Past environmental conditions can be reconstructed from fossil species assemblages with transfer functions. It is a simple matter to create a transfer function from modern species assemblages and associated environmental data and then use this to generate a reconstruction for fossil data — provided there are species in common, a reconstruction will be generated. It is more difficult to evaluate whether the reconstruction is likely to be reliable, yet this evaluation is an essential part of the reconstruction process. Despite this importance, several papers I have read or reviewed recently have included little or no evaluation of the transfer functions or reconstructions. Perhaps the writers have done a through evaluation and expect the reader to trust them that all the diagnostics were good, or perhaps the writers are so happy with their reconstruction that they neglected to examine the diagnostics.
Many of the important diagnostics are described in Juggins and Birks (2012), but there is no R code associated with this chapter (or at least I cannot find it). This presents a potential obstacle for those less confident about their R skills.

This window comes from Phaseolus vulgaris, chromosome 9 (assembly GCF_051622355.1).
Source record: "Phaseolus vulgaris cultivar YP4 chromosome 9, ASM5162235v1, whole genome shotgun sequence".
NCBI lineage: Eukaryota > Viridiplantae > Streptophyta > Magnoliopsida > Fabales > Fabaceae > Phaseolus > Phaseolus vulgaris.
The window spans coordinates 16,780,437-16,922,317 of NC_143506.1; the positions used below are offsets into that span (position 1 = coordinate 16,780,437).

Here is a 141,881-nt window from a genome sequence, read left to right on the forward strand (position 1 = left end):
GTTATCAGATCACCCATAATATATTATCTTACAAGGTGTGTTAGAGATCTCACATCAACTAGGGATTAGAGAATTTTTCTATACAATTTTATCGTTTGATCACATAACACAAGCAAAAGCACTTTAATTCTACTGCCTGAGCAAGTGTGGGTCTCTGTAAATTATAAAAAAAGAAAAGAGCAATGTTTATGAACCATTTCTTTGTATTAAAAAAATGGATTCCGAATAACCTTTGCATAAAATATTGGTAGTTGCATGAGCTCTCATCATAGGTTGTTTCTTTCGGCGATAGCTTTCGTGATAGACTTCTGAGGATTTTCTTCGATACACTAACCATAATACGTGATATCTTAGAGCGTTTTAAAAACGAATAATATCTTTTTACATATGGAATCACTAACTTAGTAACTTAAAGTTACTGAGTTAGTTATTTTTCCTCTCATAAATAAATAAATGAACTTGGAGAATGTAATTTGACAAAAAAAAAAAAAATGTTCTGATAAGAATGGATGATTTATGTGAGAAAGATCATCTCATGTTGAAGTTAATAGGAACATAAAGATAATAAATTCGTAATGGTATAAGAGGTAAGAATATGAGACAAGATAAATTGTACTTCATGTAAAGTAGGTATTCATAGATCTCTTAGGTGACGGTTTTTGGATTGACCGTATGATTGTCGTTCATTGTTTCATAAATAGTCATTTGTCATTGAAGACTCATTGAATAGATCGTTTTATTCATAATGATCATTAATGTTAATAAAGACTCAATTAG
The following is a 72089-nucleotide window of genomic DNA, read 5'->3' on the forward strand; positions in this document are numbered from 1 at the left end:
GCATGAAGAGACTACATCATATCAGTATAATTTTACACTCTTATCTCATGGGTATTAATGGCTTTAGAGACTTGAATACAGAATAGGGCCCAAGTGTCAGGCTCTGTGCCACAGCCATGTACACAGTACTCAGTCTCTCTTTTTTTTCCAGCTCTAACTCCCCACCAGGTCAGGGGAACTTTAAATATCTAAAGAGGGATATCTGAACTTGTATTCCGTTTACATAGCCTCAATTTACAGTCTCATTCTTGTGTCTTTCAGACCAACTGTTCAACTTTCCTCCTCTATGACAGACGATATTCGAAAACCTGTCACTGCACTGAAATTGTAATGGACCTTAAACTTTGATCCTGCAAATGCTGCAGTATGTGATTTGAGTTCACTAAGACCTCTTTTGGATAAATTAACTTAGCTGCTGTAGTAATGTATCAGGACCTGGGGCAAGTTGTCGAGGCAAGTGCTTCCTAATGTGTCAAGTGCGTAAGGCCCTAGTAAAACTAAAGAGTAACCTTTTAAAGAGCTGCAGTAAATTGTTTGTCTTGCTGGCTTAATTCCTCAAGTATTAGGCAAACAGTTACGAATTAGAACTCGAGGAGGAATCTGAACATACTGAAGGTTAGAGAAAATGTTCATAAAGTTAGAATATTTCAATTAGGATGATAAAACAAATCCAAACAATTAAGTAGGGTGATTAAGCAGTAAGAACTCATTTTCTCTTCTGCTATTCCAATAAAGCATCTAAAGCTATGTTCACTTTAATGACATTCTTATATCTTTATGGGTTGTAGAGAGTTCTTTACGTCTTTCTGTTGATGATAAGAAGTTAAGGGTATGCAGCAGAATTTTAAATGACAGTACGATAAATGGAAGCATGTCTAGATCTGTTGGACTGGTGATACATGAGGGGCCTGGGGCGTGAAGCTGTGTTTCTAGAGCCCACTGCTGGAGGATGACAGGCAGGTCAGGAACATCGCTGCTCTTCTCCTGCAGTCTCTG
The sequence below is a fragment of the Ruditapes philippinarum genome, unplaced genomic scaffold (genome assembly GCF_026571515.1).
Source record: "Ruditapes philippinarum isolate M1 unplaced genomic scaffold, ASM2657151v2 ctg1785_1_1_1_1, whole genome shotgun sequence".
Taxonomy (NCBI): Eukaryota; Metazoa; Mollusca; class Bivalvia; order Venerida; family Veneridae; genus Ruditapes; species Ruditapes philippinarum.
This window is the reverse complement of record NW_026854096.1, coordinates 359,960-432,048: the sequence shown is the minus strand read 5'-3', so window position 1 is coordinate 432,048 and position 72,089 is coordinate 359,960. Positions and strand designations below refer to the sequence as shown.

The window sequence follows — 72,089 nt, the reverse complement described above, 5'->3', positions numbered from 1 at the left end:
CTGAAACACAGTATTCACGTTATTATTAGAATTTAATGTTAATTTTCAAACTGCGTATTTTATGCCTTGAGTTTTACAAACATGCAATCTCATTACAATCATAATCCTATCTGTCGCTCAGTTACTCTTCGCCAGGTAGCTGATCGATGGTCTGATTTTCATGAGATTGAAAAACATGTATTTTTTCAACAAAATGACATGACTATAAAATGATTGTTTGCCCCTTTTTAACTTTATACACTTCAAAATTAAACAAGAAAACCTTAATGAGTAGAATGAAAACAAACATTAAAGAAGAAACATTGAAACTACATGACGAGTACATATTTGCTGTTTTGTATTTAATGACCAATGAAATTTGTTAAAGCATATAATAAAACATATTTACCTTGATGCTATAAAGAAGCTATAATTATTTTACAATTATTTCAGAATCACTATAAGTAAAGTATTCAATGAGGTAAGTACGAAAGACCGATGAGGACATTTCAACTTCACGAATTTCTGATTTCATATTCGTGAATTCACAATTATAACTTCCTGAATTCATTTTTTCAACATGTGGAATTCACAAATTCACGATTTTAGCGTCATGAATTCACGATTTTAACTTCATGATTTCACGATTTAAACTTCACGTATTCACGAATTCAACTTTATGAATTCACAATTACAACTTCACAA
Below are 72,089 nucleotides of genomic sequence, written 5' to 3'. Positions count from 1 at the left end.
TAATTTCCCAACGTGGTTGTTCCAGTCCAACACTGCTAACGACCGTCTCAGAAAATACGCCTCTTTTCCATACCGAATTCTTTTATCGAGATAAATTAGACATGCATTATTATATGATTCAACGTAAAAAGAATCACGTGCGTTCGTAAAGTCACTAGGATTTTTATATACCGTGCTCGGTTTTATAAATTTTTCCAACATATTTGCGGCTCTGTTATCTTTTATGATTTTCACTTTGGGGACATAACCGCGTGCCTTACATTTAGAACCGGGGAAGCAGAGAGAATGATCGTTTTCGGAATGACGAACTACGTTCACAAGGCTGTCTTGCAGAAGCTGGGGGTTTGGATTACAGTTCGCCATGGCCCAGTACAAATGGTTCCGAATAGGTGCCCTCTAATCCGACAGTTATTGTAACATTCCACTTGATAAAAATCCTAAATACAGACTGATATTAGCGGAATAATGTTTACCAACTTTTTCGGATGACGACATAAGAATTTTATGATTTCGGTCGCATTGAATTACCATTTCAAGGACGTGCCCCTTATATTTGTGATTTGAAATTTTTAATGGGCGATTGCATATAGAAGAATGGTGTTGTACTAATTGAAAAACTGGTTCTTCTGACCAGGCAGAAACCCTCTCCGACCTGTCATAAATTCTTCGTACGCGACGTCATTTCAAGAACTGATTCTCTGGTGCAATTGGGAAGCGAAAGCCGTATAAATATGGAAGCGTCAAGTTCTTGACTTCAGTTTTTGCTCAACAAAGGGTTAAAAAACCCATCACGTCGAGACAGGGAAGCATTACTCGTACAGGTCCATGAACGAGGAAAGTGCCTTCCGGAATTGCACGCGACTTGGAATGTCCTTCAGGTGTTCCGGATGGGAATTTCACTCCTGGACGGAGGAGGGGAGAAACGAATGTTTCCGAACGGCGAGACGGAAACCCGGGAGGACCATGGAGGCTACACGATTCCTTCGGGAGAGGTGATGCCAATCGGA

Over the next few weeks I’m going to write several posts giving R code for transfer function and reconstruction diagnostics, mainly using the rioja and analogue packages in R. They are going to be written in the order I feel like, rather than any logical order, and I’ll link to some relevant code I’ve already posted. I am not going to argue that all the diagnostics I present should be included in a paper, but some key diagnostics should be included, and many of the others examined.
- Overlaying fossil and modern assemblages in an ordination
- Fossil data coverage in the modern calibration set
- Hill’s N2 and the uncertainty of optima
- Analogue quality